I think it’s no coincidence that we have seen more kicking out of hand from Ireland’s centres this season, and they would be best-served by using flat cross-field kicks and long, scraping grubbers to get the ball into the space marked out in red above because there is space to be found in this area against South Africa:
I wouldn’t expect Ireland to move away from their multi-phase attack altogether, though, particularly given how well they have fine-tuned it this year. In terms of where the point of attack should be when they do keep ball in hand, they would be wise to attack the blind side, especially close to the breakdown, as this has been something of a weakness for South Africa in 2022.
Attacking the narrow side exposes the lateral movement of the Springboks’ heavyset forwards, and they struggled to deal with short-side overloads from Argentina in the Rugby Championship:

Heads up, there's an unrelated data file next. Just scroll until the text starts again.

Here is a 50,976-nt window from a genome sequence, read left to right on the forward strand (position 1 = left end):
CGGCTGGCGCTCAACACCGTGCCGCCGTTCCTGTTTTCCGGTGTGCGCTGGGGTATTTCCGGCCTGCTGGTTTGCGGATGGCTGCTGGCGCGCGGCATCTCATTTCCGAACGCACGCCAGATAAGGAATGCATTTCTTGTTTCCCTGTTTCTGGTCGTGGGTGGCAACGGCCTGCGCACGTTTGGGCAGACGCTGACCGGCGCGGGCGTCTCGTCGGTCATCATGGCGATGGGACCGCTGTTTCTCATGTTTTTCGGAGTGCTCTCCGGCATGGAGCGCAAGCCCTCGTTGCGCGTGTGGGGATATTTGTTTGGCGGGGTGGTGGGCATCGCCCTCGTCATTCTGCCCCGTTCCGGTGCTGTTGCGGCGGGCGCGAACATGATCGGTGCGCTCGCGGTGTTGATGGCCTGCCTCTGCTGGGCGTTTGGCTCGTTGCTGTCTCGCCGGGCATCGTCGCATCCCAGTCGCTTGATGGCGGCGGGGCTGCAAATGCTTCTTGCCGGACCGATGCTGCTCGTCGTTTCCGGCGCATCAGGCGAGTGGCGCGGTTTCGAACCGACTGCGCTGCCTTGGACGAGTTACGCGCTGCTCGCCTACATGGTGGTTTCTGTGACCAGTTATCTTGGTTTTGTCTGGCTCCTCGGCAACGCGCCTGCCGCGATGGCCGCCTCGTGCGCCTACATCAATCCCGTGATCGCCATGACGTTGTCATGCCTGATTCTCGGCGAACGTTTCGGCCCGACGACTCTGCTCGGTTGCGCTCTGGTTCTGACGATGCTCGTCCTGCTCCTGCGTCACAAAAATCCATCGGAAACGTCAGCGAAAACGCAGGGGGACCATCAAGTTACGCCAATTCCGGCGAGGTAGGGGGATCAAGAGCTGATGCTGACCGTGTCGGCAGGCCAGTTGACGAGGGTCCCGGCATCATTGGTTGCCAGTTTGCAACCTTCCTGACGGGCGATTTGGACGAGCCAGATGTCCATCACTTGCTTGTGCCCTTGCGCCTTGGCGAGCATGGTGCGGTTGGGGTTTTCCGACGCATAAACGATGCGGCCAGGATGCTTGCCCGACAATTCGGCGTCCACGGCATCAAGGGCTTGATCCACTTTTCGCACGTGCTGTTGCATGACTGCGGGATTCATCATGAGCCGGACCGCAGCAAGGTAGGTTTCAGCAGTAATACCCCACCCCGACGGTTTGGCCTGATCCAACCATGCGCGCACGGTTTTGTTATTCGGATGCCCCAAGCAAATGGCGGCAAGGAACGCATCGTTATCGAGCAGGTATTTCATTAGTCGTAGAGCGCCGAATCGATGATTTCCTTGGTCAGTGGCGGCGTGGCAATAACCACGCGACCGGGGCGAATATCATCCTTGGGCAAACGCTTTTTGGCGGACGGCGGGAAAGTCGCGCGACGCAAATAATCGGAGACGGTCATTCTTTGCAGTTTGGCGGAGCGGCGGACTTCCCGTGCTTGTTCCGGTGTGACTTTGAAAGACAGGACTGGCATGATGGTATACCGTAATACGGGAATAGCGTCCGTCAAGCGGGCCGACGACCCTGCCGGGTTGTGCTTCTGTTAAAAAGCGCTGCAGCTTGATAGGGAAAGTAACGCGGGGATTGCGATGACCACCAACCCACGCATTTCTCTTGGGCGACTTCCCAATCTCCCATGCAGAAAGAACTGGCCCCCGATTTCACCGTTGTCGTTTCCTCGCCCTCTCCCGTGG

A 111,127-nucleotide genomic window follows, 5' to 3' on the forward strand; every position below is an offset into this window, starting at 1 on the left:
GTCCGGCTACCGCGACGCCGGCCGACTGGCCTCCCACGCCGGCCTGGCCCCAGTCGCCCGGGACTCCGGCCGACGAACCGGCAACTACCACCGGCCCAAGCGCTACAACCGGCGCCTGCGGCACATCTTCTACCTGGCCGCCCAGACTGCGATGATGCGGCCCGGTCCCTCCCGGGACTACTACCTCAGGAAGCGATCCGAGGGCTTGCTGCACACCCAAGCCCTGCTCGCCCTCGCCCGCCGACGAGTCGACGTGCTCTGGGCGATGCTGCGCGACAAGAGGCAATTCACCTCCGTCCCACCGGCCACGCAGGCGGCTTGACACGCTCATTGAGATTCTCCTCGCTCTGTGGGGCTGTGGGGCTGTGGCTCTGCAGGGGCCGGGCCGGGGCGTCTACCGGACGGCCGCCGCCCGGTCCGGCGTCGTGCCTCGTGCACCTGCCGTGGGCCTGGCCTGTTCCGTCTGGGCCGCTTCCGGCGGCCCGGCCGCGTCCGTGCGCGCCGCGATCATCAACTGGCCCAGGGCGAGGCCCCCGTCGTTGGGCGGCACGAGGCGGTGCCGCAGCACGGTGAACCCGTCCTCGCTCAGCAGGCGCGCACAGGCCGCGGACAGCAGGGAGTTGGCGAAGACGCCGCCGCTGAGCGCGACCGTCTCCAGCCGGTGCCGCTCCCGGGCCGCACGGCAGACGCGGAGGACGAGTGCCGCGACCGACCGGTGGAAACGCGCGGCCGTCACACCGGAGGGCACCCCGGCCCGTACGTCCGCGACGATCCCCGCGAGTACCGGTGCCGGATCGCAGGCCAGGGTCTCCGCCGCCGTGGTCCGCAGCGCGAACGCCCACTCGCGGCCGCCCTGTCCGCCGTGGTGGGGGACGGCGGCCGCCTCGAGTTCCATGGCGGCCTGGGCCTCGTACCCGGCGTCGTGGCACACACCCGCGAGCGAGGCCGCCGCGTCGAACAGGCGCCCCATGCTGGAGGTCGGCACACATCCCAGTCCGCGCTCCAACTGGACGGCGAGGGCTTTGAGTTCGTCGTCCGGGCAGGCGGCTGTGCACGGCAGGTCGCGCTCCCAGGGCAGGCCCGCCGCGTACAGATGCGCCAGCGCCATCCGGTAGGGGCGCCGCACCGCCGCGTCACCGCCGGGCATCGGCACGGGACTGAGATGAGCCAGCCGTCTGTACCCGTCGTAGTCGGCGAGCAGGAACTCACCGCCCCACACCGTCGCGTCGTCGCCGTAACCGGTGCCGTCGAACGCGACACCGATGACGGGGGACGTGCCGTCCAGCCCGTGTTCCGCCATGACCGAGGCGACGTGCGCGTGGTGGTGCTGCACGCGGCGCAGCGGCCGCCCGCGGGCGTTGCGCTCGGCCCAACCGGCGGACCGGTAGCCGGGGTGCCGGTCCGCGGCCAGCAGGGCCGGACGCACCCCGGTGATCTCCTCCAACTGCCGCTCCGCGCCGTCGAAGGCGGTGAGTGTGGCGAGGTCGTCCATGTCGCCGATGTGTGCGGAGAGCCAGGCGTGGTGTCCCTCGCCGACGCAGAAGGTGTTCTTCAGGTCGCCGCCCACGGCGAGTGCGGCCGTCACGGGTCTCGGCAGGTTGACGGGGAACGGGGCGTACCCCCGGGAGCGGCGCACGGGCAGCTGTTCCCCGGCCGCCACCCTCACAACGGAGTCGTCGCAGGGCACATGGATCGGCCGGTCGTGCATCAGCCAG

The Pumas also made brilliant use of Joe Schmidt’s outside-inside move, and in doing so highlighted how slow some of the Springbok forwards are to get up off the deck or to turn back infield if the opposition throw an inside pass:
Under Mike Catt’s stewardship, Ireland have turned into past masters at attacking this space, using zig-zag patterns to attack the open side first before overloading the short side to good effect, and over time, their players have developed an excellent understanding of when to pass and when to carry in these situations, as well as outstanding skill execution in confined spaces:
The other aspect of Ireland’s attack that is likely to cause South Africa problems is the delayed arcing runs from their backs from behind whoever is at first-receiver. This idea of ‘stacking’ runners in a vertical line before they drift around to the outside and separate is something a lot of teams do with ball in hand nowadays, and Ireland have found no end of joy with it: